Pedagogy - 02.10.2020
Cheating birds mimic host nestlings to deceive foster parents
The common cuckoo is known for its deceitful nesting behaviour - by laying eggs in the nests of other bird species, it fools host parents into rearing cuckoo chicks alongside their own. While cuckoos mimic their host's eggs, new research has revealed that a group of parasitic finch species in Africa have evolved to mimic their host's chicks - and with astonishing accuracy.

Pedagogy - 01.10.2020
Parents, not schools, hold the key to maths success
Image by Jürgen Eick from Pixabay.com Parental influence has a far greater impact on a child's attainment in mathematics than any factor related to school environment, a new study published today from the University of Sussex reveals. Parents' own academic ability and their relationship with their child are much stronger indicators of a pupil's likely success with the subject than a pupil's feelings towards their school or individual teachers, new research by psychologists at the University of Sussex indicates.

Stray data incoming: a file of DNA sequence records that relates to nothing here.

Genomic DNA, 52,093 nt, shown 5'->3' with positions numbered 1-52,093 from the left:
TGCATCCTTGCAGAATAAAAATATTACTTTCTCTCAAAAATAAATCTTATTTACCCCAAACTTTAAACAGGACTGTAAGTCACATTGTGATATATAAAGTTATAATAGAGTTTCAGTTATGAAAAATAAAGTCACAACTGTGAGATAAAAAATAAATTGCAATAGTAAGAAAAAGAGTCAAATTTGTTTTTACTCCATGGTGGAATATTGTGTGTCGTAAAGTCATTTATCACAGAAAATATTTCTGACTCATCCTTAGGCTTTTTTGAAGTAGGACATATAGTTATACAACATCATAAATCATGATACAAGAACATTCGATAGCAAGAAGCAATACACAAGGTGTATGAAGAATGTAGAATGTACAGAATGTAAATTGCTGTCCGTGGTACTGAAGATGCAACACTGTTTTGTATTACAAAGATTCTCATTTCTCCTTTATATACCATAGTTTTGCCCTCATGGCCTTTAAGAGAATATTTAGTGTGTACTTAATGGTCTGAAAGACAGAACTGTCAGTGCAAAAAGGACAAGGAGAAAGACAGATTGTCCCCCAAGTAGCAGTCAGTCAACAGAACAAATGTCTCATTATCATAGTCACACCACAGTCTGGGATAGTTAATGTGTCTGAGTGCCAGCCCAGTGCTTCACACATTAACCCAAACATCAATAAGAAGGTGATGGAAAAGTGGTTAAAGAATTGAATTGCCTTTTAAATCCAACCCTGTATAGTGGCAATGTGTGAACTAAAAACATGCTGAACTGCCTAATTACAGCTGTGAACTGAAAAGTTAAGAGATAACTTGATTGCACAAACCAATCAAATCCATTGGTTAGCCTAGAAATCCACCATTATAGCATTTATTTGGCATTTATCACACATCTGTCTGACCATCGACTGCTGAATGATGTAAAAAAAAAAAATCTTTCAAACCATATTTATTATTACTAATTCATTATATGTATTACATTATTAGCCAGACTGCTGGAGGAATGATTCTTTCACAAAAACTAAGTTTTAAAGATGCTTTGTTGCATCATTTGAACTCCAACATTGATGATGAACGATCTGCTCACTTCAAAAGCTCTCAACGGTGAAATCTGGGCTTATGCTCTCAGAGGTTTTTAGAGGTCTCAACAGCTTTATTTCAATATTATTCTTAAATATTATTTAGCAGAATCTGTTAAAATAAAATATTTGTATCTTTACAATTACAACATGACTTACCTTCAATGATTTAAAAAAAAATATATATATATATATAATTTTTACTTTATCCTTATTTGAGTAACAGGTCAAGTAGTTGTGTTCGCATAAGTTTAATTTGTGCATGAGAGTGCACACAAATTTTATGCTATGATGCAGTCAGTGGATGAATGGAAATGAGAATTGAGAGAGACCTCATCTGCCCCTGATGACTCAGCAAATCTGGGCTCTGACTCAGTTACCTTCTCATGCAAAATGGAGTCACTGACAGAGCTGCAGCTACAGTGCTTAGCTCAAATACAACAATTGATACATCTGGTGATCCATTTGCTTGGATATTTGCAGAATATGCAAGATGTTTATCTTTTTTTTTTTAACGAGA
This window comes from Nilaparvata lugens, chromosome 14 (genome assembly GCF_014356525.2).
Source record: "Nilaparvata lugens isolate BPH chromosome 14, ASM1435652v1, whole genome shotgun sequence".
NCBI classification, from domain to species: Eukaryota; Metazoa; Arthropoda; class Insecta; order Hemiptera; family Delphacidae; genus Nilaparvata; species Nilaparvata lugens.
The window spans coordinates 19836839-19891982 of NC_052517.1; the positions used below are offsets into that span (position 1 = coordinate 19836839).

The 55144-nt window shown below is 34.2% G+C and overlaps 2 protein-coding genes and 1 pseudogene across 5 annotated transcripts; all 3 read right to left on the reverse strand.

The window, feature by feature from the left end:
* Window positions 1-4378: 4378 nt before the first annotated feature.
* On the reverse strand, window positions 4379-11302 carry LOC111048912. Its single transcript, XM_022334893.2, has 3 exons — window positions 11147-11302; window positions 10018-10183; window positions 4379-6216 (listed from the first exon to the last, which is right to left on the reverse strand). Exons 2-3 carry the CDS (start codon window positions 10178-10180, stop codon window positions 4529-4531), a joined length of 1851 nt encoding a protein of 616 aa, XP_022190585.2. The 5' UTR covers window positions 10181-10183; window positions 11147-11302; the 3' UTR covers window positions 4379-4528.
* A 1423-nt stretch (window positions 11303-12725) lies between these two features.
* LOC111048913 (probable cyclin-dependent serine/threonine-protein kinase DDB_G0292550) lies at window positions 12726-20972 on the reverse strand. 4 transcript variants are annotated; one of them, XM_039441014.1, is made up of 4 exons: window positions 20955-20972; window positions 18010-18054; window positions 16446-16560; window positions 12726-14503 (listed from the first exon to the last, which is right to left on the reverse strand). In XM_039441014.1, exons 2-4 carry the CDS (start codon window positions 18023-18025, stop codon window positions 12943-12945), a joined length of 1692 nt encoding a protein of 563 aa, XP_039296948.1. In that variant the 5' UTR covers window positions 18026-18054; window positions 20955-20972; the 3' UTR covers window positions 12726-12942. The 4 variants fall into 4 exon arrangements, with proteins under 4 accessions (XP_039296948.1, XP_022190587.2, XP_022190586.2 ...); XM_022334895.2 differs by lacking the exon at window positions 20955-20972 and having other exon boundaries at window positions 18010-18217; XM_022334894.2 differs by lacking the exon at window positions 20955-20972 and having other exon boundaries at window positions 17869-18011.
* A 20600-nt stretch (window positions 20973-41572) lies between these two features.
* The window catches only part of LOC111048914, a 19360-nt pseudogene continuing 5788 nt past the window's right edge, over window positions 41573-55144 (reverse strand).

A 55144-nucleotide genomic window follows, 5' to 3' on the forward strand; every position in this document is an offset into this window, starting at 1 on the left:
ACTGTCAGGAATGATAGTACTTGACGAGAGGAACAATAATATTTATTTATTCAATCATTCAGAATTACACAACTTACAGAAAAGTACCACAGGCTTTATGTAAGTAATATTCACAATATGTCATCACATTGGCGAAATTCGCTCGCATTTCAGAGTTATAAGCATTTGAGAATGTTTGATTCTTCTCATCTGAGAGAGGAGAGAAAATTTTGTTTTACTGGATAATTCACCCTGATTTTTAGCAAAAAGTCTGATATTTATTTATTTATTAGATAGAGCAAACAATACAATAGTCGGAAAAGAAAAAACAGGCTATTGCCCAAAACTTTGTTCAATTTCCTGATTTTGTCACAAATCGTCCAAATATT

Pedagogy - Social Sciences - 28.09.2020
Busy Pictures Hinder Reading Ability in Children
New CMU study shows extraneous images draw attention from text, reducing comprehension in beginning readers Reading is the gateway for learning, but one-third of elementary school students in the United States do not read at grade level. Researchers at Carnegie Mellon University are exploring how the design of reading materials affects literacy development.

Pedagogy - Health - 21.09.2020
Machine Learning Models Identify Kids at Risk of Lead Poisoning